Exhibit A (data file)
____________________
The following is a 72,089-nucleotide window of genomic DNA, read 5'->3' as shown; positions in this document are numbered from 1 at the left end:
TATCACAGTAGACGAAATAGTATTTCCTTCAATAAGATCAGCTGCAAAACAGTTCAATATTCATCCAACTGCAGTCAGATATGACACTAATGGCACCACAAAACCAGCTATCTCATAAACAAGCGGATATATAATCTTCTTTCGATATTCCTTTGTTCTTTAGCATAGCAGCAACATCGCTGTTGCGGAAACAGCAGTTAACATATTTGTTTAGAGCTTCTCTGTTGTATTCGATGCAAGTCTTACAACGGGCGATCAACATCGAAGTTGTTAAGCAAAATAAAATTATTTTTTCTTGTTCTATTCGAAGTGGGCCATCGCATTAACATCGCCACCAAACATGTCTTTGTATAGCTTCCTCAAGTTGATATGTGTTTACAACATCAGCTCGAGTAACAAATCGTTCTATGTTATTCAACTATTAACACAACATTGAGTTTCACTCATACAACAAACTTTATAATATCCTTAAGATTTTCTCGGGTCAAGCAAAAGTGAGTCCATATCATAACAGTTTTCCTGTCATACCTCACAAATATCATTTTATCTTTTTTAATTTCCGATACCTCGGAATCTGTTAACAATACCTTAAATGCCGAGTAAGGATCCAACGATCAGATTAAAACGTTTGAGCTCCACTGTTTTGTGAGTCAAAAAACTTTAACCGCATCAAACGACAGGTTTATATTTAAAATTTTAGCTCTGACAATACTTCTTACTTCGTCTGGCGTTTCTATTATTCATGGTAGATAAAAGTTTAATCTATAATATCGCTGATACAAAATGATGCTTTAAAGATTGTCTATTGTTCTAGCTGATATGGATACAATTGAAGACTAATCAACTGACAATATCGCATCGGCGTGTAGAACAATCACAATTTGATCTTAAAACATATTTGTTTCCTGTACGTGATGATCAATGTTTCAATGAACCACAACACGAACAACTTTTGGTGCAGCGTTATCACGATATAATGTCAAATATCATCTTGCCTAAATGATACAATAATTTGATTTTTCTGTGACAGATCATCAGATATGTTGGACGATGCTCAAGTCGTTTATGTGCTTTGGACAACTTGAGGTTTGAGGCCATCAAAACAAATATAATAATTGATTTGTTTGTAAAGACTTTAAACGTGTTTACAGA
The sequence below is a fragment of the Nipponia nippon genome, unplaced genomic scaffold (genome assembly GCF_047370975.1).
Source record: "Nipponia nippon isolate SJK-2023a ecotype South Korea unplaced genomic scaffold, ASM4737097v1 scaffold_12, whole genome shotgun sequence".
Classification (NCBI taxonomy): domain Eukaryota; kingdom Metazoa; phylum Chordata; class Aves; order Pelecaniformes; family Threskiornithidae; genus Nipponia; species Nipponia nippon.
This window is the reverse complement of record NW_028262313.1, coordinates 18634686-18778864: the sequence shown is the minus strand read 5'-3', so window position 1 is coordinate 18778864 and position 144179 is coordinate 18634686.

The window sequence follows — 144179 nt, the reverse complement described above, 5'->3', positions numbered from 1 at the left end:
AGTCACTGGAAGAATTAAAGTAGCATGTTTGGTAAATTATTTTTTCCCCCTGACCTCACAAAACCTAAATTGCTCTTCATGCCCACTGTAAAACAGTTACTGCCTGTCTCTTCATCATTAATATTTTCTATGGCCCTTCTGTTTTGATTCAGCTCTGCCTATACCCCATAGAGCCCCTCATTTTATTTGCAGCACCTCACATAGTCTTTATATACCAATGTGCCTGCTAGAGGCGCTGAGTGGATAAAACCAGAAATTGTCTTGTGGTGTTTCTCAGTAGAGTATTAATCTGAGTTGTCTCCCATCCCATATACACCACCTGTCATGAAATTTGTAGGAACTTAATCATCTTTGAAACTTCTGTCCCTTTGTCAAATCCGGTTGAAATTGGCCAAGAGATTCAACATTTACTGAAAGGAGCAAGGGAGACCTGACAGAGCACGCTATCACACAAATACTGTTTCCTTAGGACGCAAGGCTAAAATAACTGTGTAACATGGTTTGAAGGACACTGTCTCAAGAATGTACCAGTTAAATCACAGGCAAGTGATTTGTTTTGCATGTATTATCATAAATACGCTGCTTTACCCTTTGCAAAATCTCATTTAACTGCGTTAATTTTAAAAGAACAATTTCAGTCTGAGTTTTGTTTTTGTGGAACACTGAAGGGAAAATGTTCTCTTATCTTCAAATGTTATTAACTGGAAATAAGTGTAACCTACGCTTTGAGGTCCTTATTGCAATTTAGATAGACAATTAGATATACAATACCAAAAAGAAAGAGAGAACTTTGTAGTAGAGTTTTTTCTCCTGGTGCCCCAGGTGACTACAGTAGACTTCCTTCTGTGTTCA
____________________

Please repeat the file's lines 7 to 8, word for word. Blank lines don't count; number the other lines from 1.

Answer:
The window sequence follows — 144179 nt, the reverse complement described above, 5'->3', positions numbered from 1 at the left end:
AGTCACTGGAAGAATTAAAGTAGCATGTTTGGTAAATTATTTTTTCCCCCTGACCTCACAAAACCTAAATTGCTCTTCATGCCCACTGTAAAACAGTTACTGCCTGTCTCTTCATCATTAATATTTTCTATGGCCCTTCTGTTTTGATTCAGCTCTGCCTATACCCCATAGAGCCCCTCATTTTATTTGCAGCACCTCACATAGTCTTTATATACCAATGTGCCTGCTAGAGGCGCTGAGTGGATAAAACCAGAAATTGTCTTGTGGTGTTTCTCAGTAGAGTATTAATCTGAGTTGTCTCCCATCCCATATACACCACCTGTCATGAAATTTGTAGGAACTTAATCATCTTTGAAACTTCTGTCCCTTTGTCAAATCCGGTTGAAATTGGCCAAGAGATTCAACATTTACTGAAAGGAGCAAGGGAGACCTGACAGAGCACGCTATCACACAAATACTGTTTCCTTAGGACGCAAGGCTAAAATAACTGTGTAACATGGTTTGAAGGACACTGTCTCAAGAATGTACCAGTTAAATCACAGGCAAGTGATTTGTTTTGCATGTATTATCATAAATACGCTGCTTTACCCTTTGCAAAATCTCATTTAACTGCGTTAATTTTAAAAGAACAATTTCAGTCTGAGTTTTGTTTTTGTGGAACACTGAAGGGAAAATGTTCTCTTATCTTCAAATGTTATTAACTGGAAATAAGTGTAACCTACGCTTTGAGGTCCTTATTGCAATTTAGATAGACAATTAGATATACAATACCAAAAAGAAAGAGAGAACTTTGTAGTAGAGTTTTTTCTCCTGGTGCCCCAGGTGACTACAGTAGACTTCCTTCTGTGTTCA